The traditional season looks like school.
…In that we have formal study hours and are expected to do stuff…
Otherwise, what the stuff is depends on who the kid is, what their goals are and what our goals are for them too.
The study day begins at 0830. The kids meet in the Great Room for announcements and some of us read a chapter together for fifteen minutes. (Unless they sleep in because the kids had a late night, are sick, or the shortened days aren’t waking them in the morning.)
Travel time is short. The distance they travel from their beds to their ‘school’ is possibly none. The more adolescent they become, the more likely they do studies in their rooms; mostly on their beds, not even at their desks. Unless they’re at a café, a public library, or a college library.
Classrooms are as cozy and quiet as students want them. Cats are involved. They’re usually curled up at the end of beds. Hot drinks are involved too. Everyone has some sort of coffee machine in their bedrooms. It’s like a BnB (oh wait, come April, it is a BnB in our home.)
The teacher is less teacher-y and more learning consultant-y. The kids consult parents for their writing projects, new math concepts, math questions, French activities, quadratic equation understanding, and anything else. Kids can work independently as soon as they are comfortable working independently and are actually working independently.
If they’re in the high school years, they keep a daytimer where they record their activities and amount of time they spend on those activities. (This information will be saved for their high school portfolios and transcript).
Some time through the day, there’ll be interesting discussions about what they’ve been up to: learning which animals are in what phylums, World War 1 strategy, the location of the magnetic south pole, the French word for hallway, Roxanne Gay’s essay on Bad Feminism, and trigonometry and physics questions.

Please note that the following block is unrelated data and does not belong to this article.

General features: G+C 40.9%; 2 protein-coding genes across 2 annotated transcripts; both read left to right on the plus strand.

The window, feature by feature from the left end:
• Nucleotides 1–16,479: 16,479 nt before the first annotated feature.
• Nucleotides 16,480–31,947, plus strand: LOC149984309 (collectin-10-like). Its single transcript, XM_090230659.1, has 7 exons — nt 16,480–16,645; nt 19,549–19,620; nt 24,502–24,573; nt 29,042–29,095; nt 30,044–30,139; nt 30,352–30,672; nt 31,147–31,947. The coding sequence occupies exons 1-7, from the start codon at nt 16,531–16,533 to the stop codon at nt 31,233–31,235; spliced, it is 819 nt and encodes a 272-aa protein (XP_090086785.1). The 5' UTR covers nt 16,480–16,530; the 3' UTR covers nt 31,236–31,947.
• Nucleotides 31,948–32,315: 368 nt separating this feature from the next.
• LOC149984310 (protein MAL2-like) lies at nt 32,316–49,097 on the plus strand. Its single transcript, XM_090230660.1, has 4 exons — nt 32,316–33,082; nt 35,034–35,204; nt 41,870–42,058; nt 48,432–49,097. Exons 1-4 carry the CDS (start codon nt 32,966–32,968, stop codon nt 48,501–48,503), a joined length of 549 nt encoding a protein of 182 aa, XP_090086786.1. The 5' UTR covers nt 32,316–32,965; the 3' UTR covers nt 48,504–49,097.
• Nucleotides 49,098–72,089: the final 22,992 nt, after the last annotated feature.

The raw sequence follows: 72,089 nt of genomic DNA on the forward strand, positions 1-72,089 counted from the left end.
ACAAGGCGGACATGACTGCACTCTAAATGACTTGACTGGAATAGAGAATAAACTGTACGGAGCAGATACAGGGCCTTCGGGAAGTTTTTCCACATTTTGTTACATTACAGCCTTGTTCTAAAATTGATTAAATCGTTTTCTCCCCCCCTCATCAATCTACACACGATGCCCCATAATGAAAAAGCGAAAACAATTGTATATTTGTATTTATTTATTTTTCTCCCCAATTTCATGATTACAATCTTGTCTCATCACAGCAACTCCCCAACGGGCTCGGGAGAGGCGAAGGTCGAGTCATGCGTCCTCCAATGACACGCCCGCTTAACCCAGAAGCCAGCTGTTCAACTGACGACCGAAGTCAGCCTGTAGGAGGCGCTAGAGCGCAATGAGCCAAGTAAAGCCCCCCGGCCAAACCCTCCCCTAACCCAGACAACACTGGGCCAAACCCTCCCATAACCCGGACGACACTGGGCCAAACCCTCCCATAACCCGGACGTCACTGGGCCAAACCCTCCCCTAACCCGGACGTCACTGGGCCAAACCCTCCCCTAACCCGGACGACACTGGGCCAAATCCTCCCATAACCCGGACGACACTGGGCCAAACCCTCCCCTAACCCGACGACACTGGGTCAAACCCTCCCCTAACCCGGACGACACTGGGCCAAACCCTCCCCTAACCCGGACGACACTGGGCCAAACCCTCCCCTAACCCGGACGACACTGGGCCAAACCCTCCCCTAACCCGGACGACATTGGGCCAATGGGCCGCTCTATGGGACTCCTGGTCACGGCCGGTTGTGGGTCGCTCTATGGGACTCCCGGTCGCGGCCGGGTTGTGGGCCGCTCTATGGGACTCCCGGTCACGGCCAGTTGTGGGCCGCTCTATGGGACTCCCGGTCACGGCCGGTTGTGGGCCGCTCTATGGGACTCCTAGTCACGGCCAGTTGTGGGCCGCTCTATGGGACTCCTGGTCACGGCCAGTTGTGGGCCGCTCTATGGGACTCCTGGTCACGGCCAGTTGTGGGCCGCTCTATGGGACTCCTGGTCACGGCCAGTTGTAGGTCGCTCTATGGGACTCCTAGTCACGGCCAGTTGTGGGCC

The traditional learning season shares the environment of home, while extending into the community. There’s a mom and a dad, two cats, and three kids in this homeschool (there used to be four kids, but one is in university across the country). The last two years, fifteen chickens, one rooster and a Great Pyr puppy have been added to the family.
These are the people in our homeschool classroom: the dance teachers, the curling coach, the choir director, and other teenage dancers. There are play dates, sleepovers, other homeschool events, youth groups; sometimes these kids are their age, and sometimes they’re toddlers. There are on-line teachers and on-video teachers discussing math, physics and biology and presently there’s a college English prof and college students too. In their circle are older folks from the senior’s center and cheerleading grocery clerks that oooh and ahhh at the youngest’s ability to price compare and pack bags efficiently. There are neighbors waving hello from the shoreline as we canoe up the river. There’s the public bus driver that recognizes the times and drop off locations for the kids to get to some of their extracurriculars. There are restaurant managers and co-employees for the kids’ part-time jobs.